Centre for Population Health (NCPHWR) researchers are part of a new collaborative research project, which will explore the effects of the built environment on child health and obesity in Australia and Wales.
The BEACHES (Built Environments And Child Health in WalEs and AuStralia) project, joint funded by the UK Research and Innovation’s Medical Research Council (MRC) and Australia’s National Health Medial Research Council (NHMRC), is led by a team of academics including Centre academics Dr Richard Fry, Prof Ronan Lyons, Prof Sinead Brophy, Prof Alan Watkins and Prof Gareth Stratton. Our researchers will be working together with experts from institutions including Population Data Science and the College of Engineering at Swansea University; as well as Australian institutions, led by Telethon Kids Institute, including The University of Western Australia, Curtin University, Queensland University of Technology and Monash University.
Anonymised data collected from over one million children will be analysed to help understand how built environments can contribute to physical activity and childhood obesity, and how to overcome this challenge to create family-friendly environments for healthy living and the comparisons between the two countries.
The team in Wales will build and link longitudinal GIS models of the built environment with cohort data and routinely collected electronic health records for children in the UK and Australia. SAIL Databank will be used for the Swansea component of the work with academic expertise led by Prof Gareth Stratton (Physical Activity), Dr Richard Fry (Built Environments) and Dr Lucy Griffiths (Child Health) supported by Co-investigators Dr Amy Mizen, Professor Alan Watkins, Prof Sinead Brophy and Prof Ronan Lyons.
The project will provide findings that will enable policy-makers at international, national, regional and local levels to develop prevention programmes and modify the built environment to reduce childhood obesity and non-communicable diseases. The built environment includes places and spaces created or modified by people such as buildings, parks and transport systems.
Childhood obesity and physical inactivity are two of the most significant risk factors for the prevention of non-communicable diseases, yet a third are children in Wales and Australia are overweight or obese, and only 20% of UK and Australian children are sufficiently active. This unique study will bring together five large UK and Australian cohort studies to investigate how the built environment influences risk factors such as physical inactivity, sedentary time and unhealthy diet in childhood.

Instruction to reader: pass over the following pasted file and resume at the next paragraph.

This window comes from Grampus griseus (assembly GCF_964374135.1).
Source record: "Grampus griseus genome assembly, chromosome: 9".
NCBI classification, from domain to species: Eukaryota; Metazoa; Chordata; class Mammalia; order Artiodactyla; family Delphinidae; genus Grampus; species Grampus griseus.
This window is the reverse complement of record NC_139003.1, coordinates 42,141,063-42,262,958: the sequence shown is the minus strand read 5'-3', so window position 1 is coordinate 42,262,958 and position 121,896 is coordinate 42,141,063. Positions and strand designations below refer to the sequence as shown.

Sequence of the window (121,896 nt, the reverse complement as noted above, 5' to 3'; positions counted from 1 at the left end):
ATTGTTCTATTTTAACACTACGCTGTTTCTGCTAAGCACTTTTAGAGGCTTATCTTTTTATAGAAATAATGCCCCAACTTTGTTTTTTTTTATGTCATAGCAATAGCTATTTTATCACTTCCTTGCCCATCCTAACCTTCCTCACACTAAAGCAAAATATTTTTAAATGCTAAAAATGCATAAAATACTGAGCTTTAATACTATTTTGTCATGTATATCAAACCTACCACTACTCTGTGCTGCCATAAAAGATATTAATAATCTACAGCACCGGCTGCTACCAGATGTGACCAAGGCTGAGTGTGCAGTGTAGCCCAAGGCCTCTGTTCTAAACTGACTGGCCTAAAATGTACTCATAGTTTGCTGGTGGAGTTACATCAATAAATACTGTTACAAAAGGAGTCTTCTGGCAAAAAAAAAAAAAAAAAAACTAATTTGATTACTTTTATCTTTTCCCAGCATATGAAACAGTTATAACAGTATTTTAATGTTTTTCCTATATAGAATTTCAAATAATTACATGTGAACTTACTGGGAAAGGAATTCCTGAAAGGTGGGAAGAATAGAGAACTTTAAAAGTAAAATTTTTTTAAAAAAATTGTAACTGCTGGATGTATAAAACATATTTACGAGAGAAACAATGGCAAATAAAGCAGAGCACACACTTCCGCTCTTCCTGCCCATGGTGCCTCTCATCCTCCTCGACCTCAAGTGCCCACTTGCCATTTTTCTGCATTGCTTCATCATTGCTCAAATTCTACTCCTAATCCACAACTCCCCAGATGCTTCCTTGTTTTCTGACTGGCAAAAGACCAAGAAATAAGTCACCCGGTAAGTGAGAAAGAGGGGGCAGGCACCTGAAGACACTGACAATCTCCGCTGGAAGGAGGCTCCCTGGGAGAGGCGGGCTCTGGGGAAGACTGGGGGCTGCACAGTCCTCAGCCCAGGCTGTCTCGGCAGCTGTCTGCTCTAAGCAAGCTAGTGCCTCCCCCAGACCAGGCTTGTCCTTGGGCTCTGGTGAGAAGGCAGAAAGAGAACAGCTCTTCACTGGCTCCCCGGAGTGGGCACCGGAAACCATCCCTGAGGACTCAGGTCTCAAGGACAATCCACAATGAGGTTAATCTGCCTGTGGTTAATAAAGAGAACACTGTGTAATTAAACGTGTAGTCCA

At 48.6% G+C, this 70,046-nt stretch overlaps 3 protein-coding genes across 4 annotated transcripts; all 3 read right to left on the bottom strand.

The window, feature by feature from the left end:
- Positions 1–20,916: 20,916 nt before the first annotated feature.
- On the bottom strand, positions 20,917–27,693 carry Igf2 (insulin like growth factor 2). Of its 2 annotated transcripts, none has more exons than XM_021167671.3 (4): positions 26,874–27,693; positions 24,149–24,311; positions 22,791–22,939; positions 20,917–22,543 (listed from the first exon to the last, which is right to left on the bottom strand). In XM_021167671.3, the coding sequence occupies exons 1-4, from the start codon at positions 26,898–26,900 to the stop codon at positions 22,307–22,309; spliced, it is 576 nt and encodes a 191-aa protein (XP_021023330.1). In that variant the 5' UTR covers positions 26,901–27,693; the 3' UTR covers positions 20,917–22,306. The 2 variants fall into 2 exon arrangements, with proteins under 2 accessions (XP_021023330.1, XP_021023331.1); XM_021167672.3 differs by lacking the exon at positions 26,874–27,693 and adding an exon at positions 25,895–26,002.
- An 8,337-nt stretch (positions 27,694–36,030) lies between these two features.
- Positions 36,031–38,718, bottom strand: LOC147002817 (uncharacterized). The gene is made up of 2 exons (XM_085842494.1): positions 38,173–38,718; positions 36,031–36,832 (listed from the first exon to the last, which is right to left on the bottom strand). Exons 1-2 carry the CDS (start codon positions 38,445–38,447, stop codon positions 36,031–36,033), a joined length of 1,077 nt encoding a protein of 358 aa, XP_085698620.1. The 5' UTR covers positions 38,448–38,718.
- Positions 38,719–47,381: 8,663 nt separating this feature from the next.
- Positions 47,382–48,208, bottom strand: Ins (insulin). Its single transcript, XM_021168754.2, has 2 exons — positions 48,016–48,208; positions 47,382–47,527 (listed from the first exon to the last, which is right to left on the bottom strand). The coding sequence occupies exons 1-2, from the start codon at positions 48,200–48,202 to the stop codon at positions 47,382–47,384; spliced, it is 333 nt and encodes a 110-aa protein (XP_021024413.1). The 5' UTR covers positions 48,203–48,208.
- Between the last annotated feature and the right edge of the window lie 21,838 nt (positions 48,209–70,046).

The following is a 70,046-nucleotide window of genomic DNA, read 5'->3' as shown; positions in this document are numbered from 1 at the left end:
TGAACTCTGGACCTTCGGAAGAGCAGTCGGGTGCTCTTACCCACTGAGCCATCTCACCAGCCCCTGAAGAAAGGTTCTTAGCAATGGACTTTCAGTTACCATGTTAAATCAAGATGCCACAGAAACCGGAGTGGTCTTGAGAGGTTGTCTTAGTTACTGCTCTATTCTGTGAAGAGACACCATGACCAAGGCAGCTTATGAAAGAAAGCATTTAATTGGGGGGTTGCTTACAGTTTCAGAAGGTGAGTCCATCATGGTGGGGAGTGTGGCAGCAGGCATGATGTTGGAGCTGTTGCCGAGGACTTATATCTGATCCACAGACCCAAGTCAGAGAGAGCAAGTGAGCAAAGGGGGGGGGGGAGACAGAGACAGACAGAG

Prof Gareth Stratton, Swansea University College of Engineering and NCPHWR Collaborator, commented:
‘BEACHES is a novel, exciting project that brings together an array of team scientists to use the research strengths in Swansea and Western Australia to develop a deeper understanding of one of the most challenging health issues of our time: The interaction of the built environment on healthy weight and healthy behaviours in the management of childhood obesity. We are particularly excited to continue our strong research partnership with our colleagues in Western Australia and Monash to produce new insights into childhood obesity and non-communicable disease.’
Built Environments And Child Health in Wales and Australia (BEACHES) is a UKRI-NHMRC Built Environment Prevention Research Scheme Project 2020-2023.
The National Centre for Population Health & Wellbeing Research, funded by Welsh Government through Health and Care Research Wales, brings together a world-class team of researchers, statisticians and data analysts from the Universities of Swansea, Cardiff and Bangor alongside Public Health Wales to understand, evaluate and inform population health Improvements.